As part of the station project, Sound Transit could end up with a substantial amount of surplus property on two blocks south of SW Alaska Street between 42nd Avenue SW and 41st Avenue SW. That would require displacing a mix of apartments, retailers, institutions, and a grocery store. The agency is evaluating potential transit-oriented development that would follow there, with staging and construction sites replacing some relatively new buildings. At this juncture, the agency assumes height limits to be around 75 feet, allowing for seven-story mixed-use buildings with the potential for housing, office, social services, and retail.

The headhouse on the north side of SW Alaska Street would have a much smaller footprint (eliminating mostly drive-through businesses), but could potentially facilitate similar uses. Zoning in the area could change in the future, potentially as part of a wider station area rezone and planning process.

Sound Transit has also identified potential corridors for improved walking, rolling, and biking facilities. Those mostly stretch several blocks in each direction from the station on 41st Avenue SW, 42nd Avenue SW, and SW Alaska Street. The agency is proposing wider sidewalks, protected bike lanes, better lighting, and other streetscape improvements on SW Alaska Street. As for the other streets, Sound Transit is suggesting an extension and enhancement of a neighborhood greenway on 42nd Avenue SW as well as major pedestrian-oriented improvements to 41st Avenue SW, such as wide sidewalks, curb bulbs, landscaping and seating, and flexible spaces.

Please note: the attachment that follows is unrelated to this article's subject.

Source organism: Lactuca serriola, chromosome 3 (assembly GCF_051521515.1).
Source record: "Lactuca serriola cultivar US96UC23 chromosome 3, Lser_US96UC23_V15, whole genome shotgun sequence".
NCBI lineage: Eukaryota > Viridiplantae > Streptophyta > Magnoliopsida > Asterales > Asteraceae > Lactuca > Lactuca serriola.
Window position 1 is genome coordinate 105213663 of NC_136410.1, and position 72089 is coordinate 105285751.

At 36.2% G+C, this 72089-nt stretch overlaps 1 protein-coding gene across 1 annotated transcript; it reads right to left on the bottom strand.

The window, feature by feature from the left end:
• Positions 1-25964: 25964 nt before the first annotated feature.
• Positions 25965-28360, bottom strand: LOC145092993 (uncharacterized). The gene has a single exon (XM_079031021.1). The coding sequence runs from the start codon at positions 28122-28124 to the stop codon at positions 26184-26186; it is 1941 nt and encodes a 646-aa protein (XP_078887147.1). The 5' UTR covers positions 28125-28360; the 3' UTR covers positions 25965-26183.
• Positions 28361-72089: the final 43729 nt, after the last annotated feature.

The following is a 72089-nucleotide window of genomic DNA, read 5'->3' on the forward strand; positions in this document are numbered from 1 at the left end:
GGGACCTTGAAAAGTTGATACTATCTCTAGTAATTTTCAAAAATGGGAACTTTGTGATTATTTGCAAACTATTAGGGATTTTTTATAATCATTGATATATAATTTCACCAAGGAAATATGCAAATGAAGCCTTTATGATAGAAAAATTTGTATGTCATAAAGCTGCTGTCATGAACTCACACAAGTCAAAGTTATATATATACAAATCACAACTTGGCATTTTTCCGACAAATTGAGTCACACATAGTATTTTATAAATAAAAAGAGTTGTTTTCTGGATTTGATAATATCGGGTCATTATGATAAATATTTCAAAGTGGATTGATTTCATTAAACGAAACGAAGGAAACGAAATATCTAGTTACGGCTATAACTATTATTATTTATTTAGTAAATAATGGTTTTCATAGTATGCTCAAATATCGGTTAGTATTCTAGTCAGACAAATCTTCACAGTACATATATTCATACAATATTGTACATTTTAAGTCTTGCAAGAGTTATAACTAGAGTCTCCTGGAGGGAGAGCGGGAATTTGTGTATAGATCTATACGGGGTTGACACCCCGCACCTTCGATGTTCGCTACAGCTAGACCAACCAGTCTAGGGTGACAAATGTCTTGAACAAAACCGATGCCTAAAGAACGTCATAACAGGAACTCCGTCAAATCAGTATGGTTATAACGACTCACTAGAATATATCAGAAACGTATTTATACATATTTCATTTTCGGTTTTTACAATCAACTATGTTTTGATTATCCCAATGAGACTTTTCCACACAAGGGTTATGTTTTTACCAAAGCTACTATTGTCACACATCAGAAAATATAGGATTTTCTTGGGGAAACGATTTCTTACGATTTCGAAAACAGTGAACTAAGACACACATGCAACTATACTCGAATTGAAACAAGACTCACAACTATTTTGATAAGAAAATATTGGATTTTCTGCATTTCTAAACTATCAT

A slide shows where potential access improvements might be centered around near Alaska Junction station. (Sound Transit)

Sound Transit is seeking feedback on what station entrance spaces should look and feel like for the Alaska Junction station. The agency pitched three different ideas for the 42nd Avenue SW station entrance: fronting on a shared street with low speeds (festival street), fronting on a plaza that can be activated, or fronting on a pedestrian street. The agency is considering a variety of amenities within public spaces near the station.

A slide shows station entrance area concepts and public realm features that could by employed at Alaska Junction station. (Sound Transit)

Avalon station area planning

Avalon Station would be partially underground as it transitions the corridor from fully underground to trench and then elevated. The station would be centered on Fauntleroy Way SW and 35th Avenue SW with two station entrances. The main headhouse would be a triangle parcel of land and offer the ability for a larger plaza and station facilities. Bus bays would mostly be located around this parcel whereas the southern headhouse would feature paratransit and pick-up/drop-off zones. Both headhouses would offer normal station accoutrements, but bike storage might be consolidated to the southern headhouse. The station would also feature center platforms.